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My mother's speech was scattered with favorite and aposite sayings for every occasion. This was one of her favorites whereas my brother goes by the maxim of "If it's not broken, don't fix it".  e.g. HIs wooden letterbox is falling to pieces and hanging onto his wall by one screw. Brother's attitude is, "It still works". Big son was in Brussels last week-end,  (he is at the moment working in the UK, which he does twice a year) with some mates.  In his hotel room, on the second day, he found his passport to be missing and frantically reported same to the police, who, very efficiently, cancelled it for him on the spot and put out alerts for stolen document etc. Later that day, big son found his passport - merely in a different pocket in his rucksack from where he usually puts it.  Belatedly, he remembered thinking earlier that this other pocket would be a safer option.(LOL). Moral of the story:  never ever think you have found a better hiding place for a thing you have successfully hidden in the same place for the last fifteen years. It won't work.  Now the interesting part is that big son is due to come home on Friday and is as we speak, desperately trying to 'uncancel' his passport. He says he won't know until he actually has to present it at the airport whether it will work or not. Watch this space.

Monday, 11 November 2013

What's In A Name?

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Naming a child has been an important event in family life throughout history, involving many and various traditions both cultural and personal to the particular family and often subject to the vagaries of fashion.  When I was young, the children in my class were largely called, Nigel, Paul, Philip, John, Susan, Jane, Janet and Margaret. I thought the names of my father's generation were awful: his siblings went by the names of Blanche, Edna, Rowsell and Gladys, his own name being even more dreadful - Harold.  My grandmother's name was Ethel, or was it Mabel?  No matter. Ugh. I chose traditional names for my own children: Catherine, Nicholas and Andrew, and when they started having theirs, I begged that they remember just one thing:  please choose something everyone can both pronounce and spell without asking "Could you repeat that, please?"  They have managed quite well unlike a cousin, who named their first child, Jared - at least that's how I thought it was spelt - turns out it is in fact, "Jarrod" and a cousin in Australia has a girl called Georgia, well, that's what I put on my birthday calendar. Wrong again. They spell it "Jorga",  which to me contravenes all the spelling rules I learned at school.  However, English is nothing if not a language of exceptions to the rule, so I may not judge. We have a lot of bi-lingual primary schools in this country, English/Afrikaans, and in the smaller towns the classes are not even separate.  My library colleague was telling me that a friend of theirs, a grown man whose name is 'Riaan'  (Afrikaans), is mysteriously referred to as 'Amriaan', by contemporaries who were in his first grade at school, when they were all 6-years old. She asked him one day why this was. He told her that on the first day, the teacher had each child stand up and introduce himself and when it was his turn, he thought he would show off his knowledge of English and said, "I am Riaan". No-one was expecting to hear words of another language and so all, including the teacher chorused, "Hello, Amriaan!"  And so it stuck.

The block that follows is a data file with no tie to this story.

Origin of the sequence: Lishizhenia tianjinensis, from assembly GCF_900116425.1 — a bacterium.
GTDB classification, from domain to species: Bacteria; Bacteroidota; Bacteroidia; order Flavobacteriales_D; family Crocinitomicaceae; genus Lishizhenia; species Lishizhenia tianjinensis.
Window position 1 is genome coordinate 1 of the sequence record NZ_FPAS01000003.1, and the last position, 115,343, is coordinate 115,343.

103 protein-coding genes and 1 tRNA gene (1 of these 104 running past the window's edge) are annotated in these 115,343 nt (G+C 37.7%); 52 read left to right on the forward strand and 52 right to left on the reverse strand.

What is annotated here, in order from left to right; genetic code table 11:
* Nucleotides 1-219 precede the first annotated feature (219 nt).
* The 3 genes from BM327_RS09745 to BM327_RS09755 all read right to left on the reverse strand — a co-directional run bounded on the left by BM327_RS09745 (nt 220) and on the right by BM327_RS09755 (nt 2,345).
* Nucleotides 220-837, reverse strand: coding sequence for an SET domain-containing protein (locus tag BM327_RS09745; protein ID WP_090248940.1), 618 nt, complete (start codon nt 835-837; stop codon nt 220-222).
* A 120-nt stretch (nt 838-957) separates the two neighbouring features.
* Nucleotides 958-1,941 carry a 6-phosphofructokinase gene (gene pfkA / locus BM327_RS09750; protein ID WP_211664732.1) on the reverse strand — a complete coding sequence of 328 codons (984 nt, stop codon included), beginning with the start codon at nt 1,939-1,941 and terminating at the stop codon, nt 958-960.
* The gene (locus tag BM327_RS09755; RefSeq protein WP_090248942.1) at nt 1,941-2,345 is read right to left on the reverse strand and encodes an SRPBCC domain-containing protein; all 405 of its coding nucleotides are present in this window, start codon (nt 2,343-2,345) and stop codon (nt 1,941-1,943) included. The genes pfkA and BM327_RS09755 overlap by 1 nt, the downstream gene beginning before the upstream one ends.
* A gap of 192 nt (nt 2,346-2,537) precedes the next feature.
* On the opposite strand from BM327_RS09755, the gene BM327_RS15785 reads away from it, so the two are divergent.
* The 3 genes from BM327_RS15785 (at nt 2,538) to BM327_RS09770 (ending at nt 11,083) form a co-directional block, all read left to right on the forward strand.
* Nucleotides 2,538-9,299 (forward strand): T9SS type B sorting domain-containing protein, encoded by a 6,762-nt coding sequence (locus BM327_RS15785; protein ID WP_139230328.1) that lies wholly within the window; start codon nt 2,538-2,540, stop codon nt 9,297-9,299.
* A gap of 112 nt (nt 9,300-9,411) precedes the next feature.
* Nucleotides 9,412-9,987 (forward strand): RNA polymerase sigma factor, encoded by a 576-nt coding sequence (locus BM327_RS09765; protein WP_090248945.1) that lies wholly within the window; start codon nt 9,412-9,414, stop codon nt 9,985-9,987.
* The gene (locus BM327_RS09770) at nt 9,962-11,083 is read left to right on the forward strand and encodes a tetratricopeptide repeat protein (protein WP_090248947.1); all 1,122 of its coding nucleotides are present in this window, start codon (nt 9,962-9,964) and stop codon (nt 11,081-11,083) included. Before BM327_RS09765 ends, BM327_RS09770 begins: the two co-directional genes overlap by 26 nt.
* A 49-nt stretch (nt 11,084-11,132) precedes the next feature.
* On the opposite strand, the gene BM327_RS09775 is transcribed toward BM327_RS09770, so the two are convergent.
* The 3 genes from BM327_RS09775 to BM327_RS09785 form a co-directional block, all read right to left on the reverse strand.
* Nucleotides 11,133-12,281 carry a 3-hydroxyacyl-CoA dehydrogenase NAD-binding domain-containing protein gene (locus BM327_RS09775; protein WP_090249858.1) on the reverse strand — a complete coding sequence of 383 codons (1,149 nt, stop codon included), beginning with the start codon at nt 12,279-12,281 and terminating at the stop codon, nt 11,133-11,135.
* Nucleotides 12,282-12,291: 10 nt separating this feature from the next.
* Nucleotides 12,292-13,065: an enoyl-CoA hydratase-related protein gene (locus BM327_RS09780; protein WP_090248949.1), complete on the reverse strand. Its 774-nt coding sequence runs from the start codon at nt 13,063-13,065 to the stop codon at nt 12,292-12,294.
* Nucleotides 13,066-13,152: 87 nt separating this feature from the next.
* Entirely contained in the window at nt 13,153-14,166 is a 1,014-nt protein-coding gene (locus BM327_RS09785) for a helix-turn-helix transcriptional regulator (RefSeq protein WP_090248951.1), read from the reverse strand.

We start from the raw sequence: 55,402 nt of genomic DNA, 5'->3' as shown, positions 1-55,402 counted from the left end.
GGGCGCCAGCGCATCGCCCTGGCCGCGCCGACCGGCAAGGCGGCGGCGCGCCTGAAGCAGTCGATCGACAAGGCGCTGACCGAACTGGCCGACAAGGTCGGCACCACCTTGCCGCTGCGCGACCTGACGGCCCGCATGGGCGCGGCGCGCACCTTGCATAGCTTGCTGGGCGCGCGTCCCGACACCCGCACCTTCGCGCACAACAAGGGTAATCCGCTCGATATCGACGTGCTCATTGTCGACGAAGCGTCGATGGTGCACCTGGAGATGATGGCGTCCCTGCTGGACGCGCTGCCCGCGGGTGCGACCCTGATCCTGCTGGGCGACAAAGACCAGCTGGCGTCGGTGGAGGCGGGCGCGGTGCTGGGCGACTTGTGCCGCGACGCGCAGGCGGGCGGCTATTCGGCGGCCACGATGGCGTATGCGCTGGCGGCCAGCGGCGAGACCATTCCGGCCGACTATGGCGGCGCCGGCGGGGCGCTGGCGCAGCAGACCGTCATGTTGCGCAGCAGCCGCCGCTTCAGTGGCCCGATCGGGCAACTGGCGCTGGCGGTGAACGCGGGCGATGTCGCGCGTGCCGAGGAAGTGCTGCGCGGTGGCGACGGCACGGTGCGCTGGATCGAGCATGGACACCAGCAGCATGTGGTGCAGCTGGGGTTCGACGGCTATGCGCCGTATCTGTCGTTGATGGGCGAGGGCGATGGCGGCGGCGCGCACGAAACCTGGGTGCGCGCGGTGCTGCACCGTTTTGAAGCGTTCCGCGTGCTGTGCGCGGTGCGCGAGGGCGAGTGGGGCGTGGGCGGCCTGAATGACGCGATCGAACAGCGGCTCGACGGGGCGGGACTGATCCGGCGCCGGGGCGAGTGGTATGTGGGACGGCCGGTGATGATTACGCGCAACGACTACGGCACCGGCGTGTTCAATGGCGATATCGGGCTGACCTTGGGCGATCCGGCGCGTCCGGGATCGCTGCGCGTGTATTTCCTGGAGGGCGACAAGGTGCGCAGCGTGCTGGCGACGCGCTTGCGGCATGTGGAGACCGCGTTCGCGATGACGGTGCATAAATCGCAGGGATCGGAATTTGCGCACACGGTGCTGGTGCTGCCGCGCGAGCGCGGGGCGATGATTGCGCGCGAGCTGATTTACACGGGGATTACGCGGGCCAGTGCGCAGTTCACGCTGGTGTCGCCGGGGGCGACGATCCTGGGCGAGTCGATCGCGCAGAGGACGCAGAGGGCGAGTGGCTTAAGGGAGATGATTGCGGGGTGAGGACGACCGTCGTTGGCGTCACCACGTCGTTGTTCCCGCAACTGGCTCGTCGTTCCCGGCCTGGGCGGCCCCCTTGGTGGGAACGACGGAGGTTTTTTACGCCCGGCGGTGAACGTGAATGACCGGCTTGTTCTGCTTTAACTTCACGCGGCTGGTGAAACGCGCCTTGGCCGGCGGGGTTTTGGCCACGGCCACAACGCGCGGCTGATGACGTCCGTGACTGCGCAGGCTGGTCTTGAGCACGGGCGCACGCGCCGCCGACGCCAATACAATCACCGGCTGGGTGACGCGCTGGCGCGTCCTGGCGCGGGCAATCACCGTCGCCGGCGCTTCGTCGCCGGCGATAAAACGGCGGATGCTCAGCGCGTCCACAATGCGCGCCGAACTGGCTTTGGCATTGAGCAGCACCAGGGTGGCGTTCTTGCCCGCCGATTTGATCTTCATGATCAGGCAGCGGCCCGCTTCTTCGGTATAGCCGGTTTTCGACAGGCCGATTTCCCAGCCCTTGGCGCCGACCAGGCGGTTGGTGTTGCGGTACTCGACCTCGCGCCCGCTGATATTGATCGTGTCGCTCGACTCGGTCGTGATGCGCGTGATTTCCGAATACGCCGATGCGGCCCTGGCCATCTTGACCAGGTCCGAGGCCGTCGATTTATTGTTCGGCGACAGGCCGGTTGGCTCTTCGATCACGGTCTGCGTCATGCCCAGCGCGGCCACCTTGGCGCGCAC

Friday, 8 November 2013

Fear of the Dentist's Bill - Catch 22

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My husband has known for the last 12 months that he needed major dental work on his back molars but went visibly pale at the size of the quote and so put it on the back burner.  His teeth started hurting in that area about six months ago, but, having simultaneously other health problems, more financially pressing at the time, he again ignored the signs.  Currently,  after some weeks of severe pain, he finally went to see our dentist, who prescribed an antibiotic in case of an abcess, measured him up for the necessary treatment and sent the updated quote.  To date, neither of us has summoned the courage to open the e-mail attachment (what horrors await?).  The antibiotic was finished a week ago, but the pain has now progressed along the side of his jaw.  Another week to go before the first available appointment.  Now it's painkillers and anti-inflammatories. And bad tempers all round.  Were the old days better when I lived in the UK and every 'old' person I knew had identical sets of false teeth which cost nothing?  I only know that my aunt's have never fitted properly, her cheeks have caved in, and she struggles to chew anything and my grandfather's used to clack up and down loosely and noisily while he ate. Just thought I would share those thoughts.